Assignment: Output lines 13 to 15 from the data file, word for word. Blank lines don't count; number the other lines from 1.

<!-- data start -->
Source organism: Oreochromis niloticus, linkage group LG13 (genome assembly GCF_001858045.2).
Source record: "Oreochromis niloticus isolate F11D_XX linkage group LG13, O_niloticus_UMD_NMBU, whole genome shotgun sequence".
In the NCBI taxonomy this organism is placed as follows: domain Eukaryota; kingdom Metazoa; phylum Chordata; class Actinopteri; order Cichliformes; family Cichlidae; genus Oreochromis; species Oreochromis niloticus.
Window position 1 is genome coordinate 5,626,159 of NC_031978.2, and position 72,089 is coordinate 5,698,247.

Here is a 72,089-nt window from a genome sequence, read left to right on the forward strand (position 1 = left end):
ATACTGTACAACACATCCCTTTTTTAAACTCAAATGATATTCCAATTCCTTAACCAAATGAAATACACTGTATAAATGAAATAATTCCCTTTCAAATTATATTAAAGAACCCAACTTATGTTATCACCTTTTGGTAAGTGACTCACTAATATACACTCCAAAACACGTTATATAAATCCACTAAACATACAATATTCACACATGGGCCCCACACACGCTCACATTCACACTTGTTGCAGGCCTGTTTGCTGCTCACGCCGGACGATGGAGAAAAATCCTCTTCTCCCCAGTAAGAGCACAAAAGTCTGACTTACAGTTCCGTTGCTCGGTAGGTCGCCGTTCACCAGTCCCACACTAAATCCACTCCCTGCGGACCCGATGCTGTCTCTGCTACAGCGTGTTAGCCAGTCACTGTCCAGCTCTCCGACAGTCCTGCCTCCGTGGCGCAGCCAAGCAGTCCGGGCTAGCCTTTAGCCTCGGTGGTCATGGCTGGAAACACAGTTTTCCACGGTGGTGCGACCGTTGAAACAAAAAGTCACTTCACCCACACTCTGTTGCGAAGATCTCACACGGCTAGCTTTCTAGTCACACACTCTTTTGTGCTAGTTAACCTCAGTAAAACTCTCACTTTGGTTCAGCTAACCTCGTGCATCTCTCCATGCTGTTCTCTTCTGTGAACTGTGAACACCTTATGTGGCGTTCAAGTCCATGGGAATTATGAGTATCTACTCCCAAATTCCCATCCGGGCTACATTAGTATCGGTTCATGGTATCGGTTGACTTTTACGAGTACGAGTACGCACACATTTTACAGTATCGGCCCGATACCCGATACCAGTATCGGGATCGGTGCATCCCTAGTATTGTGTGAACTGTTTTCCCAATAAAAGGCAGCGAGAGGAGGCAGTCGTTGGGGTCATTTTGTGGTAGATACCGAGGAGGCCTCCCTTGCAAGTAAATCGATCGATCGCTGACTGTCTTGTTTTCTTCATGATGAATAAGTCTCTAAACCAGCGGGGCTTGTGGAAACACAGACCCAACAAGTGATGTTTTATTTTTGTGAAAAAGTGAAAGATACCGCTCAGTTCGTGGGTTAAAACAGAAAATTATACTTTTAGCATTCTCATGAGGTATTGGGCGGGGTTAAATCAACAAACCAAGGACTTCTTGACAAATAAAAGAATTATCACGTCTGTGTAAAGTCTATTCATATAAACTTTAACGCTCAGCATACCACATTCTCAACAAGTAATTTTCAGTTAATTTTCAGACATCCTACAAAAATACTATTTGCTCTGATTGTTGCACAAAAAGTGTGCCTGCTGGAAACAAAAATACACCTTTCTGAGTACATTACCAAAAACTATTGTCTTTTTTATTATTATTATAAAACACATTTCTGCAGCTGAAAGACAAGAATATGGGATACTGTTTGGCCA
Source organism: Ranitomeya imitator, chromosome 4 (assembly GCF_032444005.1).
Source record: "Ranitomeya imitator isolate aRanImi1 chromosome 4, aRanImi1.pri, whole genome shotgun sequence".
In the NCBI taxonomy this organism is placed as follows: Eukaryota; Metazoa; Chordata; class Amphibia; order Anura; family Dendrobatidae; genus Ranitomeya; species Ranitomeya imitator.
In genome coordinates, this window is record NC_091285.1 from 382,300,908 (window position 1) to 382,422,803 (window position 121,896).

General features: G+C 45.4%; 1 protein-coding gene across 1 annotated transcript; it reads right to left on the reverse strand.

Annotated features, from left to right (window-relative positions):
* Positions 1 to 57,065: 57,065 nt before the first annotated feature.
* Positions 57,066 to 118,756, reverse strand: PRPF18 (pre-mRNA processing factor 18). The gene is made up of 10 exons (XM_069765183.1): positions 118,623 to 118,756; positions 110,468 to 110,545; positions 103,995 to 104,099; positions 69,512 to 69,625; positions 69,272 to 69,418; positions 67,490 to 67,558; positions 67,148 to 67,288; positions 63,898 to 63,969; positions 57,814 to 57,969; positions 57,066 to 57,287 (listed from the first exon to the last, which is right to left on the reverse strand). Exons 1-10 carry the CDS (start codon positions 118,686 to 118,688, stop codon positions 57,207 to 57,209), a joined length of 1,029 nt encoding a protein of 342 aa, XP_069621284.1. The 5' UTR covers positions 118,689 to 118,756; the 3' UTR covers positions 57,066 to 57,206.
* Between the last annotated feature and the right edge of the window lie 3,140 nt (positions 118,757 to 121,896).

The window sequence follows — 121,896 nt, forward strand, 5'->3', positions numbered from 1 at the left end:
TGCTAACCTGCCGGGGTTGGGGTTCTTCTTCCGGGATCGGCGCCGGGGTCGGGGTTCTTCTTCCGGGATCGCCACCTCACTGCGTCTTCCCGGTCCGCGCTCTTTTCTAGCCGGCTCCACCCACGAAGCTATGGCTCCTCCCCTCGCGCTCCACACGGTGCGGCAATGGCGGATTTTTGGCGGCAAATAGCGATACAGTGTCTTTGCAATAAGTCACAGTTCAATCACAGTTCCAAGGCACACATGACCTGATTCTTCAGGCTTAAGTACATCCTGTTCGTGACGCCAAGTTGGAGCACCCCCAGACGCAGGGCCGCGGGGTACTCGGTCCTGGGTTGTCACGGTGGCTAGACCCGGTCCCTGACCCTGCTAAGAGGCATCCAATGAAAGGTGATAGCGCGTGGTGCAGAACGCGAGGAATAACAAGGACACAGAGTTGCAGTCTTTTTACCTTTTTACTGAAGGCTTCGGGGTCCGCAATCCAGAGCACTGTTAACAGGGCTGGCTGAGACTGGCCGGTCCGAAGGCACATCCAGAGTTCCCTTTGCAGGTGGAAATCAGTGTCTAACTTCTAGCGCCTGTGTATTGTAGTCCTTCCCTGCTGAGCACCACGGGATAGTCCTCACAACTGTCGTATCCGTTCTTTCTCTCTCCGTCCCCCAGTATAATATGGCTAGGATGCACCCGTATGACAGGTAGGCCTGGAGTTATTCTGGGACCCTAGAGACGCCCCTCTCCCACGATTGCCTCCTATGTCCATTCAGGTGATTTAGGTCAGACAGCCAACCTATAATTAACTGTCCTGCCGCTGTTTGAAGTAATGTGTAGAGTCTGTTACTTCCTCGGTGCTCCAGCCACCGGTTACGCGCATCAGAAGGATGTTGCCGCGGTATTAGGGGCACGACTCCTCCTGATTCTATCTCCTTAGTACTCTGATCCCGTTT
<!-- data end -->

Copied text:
* Positions 1 to 57,065: 57,065 nt before the first annotated feature.
* Positions 57,066 to 118,756, reverse strand: PRPF18 (pre-mRNA processing factor 18). The gene is made up of 10 exons (XM_069765183.1): positions 118,623 to 118,756; positions 110,468 to 110,545; positions 103,995 to 104,099; positions 69,512 to 69,625; positions 69,272 to 69,418; positions 67,490 to 67,558; positions 67,148 to 67,288; positions 63,898 to 63,969; positions 57,814 to 57,969; positions 57,066 to 57,287 (listed from the first exon to the last, which is right to left on the reverse strand). Exons 1-10 carry the CDS (start codon positions 118,686 to 118,688, stop codon positions 57,207 to 57,209), a joined length of 1,029 nt encoding a protein of 342 aa, XP_069621284.1. The 5' UTR covers positions 118,689 to 118,756; the 3' UTR covers positions 57,066 to 57,206.
* Between the last annotated feature and the right edge of the window lie 3,140 nt (positions 118,757 to 121,896).